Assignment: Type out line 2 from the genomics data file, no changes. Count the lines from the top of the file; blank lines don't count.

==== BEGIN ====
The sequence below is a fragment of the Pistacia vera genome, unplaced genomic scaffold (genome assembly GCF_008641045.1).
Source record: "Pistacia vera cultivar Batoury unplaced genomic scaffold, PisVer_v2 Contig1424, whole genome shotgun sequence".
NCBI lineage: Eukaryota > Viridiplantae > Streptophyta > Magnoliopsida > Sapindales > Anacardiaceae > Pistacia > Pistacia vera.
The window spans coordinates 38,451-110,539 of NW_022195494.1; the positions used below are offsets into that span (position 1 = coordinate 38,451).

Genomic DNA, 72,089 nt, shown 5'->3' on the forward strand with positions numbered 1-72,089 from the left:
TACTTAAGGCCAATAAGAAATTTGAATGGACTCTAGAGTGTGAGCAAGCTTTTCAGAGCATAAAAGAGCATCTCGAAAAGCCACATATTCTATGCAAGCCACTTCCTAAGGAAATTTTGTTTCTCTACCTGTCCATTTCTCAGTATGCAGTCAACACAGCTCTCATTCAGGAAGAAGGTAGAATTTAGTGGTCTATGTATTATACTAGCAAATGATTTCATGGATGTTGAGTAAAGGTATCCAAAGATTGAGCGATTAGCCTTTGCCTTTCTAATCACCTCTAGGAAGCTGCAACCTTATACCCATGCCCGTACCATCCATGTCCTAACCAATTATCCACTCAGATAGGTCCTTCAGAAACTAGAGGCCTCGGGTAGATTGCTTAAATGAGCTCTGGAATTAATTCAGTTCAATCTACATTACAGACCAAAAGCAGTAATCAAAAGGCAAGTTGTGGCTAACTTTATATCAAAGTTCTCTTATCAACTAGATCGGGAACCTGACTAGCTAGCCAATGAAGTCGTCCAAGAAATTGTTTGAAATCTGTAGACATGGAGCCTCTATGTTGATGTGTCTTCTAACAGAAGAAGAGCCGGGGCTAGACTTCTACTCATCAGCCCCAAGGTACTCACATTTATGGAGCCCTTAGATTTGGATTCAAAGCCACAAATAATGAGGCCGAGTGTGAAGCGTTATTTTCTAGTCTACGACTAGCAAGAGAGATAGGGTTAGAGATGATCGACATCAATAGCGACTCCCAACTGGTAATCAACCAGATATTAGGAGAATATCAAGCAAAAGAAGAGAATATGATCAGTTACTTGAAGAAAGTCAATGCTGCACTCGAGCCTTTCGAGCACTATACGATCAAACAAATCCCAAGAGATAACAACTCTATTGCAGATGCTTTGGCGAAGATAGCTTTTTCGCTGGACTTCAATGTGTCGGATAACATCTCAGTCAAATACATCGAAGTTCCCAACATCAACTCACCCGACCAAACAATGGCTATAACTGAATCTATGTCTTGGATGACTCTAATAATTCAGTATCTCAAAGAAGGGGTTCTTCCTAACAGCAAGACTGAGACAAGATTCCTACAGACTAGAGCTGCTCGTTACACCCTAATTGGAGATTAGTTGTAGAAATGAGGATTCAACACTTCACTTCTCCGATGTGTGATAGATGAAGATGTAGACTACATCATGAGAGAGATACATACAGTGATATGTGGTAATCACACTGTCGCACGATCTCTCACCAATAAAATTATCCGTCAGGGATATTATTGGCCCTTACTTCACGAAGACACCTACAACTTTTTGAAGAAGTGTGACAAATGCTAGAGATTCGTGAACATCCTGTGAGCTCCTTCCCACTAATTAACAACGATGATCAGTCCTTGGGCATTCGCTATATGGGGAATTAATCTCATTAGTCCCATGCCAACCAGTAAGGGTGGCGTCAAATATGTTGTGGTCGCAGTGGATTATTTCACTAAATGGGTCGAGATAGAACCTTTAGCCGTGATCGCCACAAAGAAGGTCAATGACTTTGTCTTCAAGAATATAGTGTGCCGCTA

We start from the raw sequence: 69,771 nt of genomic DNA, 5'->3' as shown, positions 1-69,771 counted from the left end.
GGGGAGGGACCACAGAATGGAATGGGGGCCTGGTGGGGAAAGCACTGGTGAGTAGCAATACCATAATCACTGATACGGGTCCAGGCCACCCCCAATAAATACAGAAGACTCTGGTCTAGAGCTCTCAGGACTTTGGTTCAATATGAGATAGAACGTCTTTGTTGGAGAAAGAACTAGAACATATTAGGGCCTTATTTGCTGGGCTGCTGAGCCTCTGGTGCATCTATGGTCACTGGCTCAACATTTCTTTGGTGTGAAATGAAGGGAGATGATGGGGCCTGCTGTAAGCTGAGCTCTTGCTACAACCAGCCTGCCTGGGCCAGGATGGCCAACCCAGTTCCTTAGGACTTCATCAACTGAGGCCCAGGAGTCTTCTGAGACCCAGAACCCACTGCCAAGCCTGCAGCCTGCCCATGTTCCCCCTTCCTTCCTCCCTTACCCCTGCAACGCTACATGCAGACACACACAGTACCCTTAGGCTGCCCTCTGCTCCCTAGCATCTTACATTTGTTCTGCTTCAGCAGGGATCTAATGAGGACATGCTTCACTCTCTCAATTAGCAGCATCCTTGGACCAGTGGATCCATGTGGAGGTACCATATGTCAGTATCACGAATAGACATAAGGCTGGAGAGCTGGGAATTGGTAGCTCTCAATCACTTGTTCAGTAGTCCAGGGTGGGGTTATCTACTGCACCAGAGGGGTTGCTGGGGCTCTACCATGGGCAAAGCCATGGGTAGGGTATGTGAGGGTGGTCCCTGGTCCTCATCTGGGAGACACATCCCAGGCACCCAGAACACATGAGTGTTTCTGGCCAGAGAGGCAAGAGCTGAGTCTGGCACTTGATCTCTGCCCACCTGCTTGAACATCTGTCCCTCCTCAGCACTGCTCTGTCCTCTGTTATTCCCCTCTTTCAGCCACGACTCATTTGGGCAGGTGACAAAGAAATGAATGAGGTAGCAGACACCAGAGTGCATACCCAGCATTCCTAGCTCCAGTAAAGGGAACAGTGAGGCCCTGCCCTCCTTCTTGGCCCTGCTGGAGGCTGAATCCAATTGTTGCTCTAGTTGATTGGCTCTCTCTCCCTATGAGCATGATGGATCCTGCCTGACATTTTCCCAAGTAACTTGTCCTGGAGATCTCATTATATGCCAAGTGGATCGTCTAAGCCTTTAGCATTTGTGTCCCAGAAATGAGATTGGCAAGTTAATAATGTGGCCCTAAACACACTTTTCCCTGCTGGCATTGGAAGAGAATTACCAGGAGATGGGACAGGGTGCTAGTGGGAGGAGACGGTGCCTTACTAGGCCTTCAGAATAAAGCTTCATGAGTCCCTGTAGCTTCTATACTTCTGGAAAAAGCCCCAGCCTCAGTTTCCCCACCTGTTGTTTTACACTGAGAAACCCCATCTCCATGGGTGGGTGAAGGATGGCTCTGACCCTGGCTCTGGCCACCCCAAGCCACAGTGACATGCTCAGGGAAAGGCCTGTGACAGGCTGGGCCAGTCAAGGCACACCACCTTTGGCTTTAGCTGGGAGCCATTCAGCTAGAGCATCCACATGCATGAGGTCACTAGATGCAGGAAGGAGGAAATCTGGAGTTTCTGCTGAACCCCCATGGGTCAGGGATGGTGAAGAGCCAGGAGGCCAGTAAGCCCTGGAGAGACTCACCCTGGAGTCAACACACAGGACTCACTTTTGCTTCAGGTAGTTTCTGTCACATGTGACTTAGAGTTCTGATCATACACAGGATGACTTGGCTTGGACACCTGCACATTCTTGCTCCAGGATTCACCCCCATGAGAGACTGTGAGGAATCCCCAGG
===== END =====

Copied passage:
Source record: "Pistacia vera cultivar Batoury unplaced genomic scaffold, PisVer_v2 Contig1424, whole genome shotgun sequence".